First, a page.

That tells us that whatever is the cause of body dysmorphic disorder, it is unlikely to be in any actual physical difference and more likely to be rooted in the way any real or imagined difference is processed.

How do people with highly visible differences cope with the almost inevitable attention of others; people doing a “double take” as they notice the difference, people staring, people avoiding eye contact from their own discomfort at seeing such a difference?

In my experience, those with profound variations from the norm acknowledge that people notice their differences. They know that some observers are curious (and look more than is normal), and others over-empathise, and can’t engage because of the fear it generates… In brief, most people with highly visible differences accept that others will react in their own way to what they see.

Why does one person with a profound bodily difference become an elite Paralympian and another with a difference only discernible to themselves becomes disabled by Body Dysmorphic Disorder?

What causes Body Dysmorphic Disorder?

There is no shortage of vague and untestable theories, as is the case in most of the fields of mental health. Here are some: Childhood trauma, negative role models, family history of obsessive and/or anxiety disorders.

Almost all mental health problems involve so many variables which could, theoretically, be causal, that asserting a cause for any such condition in any one person is… (searching for a diplomatic phrase) … at best, speculatory, and at worst, delusional.

If I were to join the mass ranks of speculators opining about the causes of body dysmorphic disorder, I would suggest that the most likely cause starts with a comparison to others, coupled with lower self-esteem. That then leads to negative self-talk, which creates unpleasant emotions, turning into habits and eventually into the person’s identity.

Some drugs are used to ‘treat’ Body Dysmorphic Disorder. Treat is emphasised to allude to the key problem in BDD: if we don’t know what causes it, then any drug “treatment” given is prescribed in hope, not knowledge.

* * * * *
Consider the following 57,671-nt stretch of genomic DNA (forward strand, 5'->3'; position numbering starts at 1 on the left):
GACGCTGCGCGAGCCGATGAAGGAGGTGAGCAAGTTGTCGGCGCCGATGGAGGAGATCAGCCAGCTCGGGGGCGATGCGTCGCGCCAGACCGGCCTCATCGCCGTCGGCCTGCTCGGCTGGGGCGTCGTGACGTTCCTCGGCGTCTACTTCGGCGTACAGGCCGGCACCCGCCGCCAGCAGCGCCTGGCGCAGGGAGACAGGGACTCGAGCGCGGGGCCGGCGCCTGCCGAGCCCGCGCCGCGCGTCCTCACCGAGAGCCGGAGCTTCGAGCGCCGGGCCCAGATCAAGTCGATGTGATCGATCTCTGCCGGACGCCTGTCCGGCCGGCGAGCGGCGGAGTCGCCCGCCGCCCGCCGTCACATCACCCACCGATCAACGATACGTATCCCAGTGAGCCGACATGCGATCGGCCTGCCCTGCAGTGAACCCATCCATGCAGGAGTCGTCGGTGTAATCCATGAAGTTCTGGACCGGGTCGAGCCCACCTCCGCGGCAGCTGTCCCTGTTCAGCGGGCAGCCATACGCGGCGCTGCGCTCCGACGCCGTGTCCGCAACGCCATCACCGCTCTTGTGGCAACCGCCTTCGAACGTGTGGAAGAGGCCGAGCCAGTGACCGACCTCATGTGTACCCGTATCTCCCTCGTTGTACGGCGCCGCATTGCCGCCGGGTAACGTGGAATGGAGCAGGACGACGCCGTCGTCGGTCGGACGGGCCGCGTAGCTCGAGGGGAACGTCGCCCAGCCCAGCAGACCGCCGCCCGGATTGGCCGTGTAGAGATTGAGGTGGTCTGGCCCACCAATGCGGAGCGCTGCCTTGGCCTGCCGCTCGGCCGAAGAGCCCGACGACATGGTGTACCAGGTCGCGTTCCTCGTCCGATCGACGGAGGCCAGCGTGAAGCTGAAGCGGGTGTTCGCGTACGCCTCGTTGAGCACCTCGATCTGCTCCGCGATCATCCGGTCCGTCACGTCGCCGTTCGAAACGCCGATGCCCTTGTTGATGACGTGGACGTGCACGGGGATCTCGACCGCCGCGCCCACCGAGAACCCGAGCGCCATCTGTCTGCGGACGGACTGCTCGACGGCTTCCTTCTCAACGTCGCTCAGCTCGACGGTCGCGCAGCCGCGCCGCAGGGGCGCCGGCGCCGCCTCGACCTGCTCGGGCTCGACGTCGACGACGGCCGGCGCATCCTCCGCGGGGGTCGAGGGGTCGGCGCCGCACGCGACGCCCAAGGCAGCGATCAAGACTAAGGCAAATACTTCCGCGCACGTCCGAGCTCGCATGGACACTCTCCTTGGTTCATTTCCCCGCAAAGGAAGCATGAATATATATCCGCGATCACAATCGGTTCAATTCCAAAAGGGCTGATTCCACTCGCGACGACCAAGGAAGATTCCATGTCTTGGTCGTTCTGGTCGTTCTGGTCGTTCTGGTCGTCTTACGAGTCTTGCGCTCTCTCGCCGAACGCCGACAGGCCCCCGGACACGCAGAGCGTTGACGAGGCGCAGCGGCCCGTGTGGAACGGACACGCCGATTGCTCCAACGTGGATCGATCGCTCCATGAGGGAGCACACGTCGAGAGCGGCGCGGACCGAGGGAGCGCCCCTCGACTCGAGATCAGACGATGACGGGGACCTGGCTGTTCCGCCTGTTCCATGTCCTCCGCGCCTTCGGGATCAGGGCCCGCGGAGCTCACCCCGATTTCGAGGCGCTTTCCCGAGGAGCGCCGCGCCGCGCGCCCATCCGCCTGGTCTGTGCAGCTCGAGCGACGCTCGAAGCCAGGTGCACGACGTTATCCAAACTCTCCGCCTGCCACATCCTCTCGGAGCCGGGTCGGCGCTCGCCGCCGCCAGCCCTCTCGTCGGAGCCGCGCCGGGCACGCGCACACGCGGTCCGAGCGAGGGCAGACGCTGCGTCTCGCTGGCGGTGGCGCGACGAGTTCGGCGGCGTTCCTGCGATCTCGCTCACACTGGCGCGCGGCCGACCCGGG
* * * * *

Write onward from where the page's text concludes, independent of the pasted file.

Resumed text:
The drugs most often used to “treat” BDD, are SSRIs, (Selective serotonin reuptake inhibitors). The fact that SSRIs are used for so many completely different mental health problems (from depression to anxiety, from OCD to PTSD), tells us how little we really understand about the causes of such challenges.

At best, we can say that increasing serotonin levels may improve mood to the point where talking therapies can help. Alas, the evidence indicates that SSRIs are no more effective than placebos (and in some cases, they are less effective). Talking therapies are typically 10–30% effective. Expressed the other way around, they are 70–90% ineffective. Would you hire a professional, say a plumber, with a 70–90% failure rate? Of course not. Yet the mental health ‘profession’ fails that often, every day.

That said, some (very rare) therapists consistently achieve more successful outcomes. What seems to help best with BDD (and other mental health problems) is the quality of the rapport with the therapist and the commitment the BDD sufferer has towards overcoming the problem.

Generally, the more engaged a person, and the more they take self-responsibility for overcoming their problem, the more likely they are to overcome it.

In cases of body dysmorphic disorder, what helps most? In my experience, helping people to change their mental and emotional habits. Substituting disempowering mental and emotional states for empowering ones.

Identifying and replacing self-destructive beliefs with those that help. The better the rapport with the therapist, the more the person will feel safe to try better ways of overcoming the problem (than those that previously did not work). The better the rapport, the more supported the person feels in undertaking the journey to recovery. The better the rapport, the more they believe recovery is possible.

If you experience BDD and you want a therapist, choose one who has faith in you, who sees your potential, who expects you to get better, and ideally, who expects you to turn what was a liability in to an asset. If you have found a good therapist, you will know: you will have with them one of the best rapports of your life.

The more you and the therapist connect and believe that you can and will recover, the more persistent you will both be, in finding the best way for you to be, your best you.

Choose your BDD therapist, or any other therapist, carefully.

Professor Nigel MacLennan runs the performance coaching practice PsyPerform.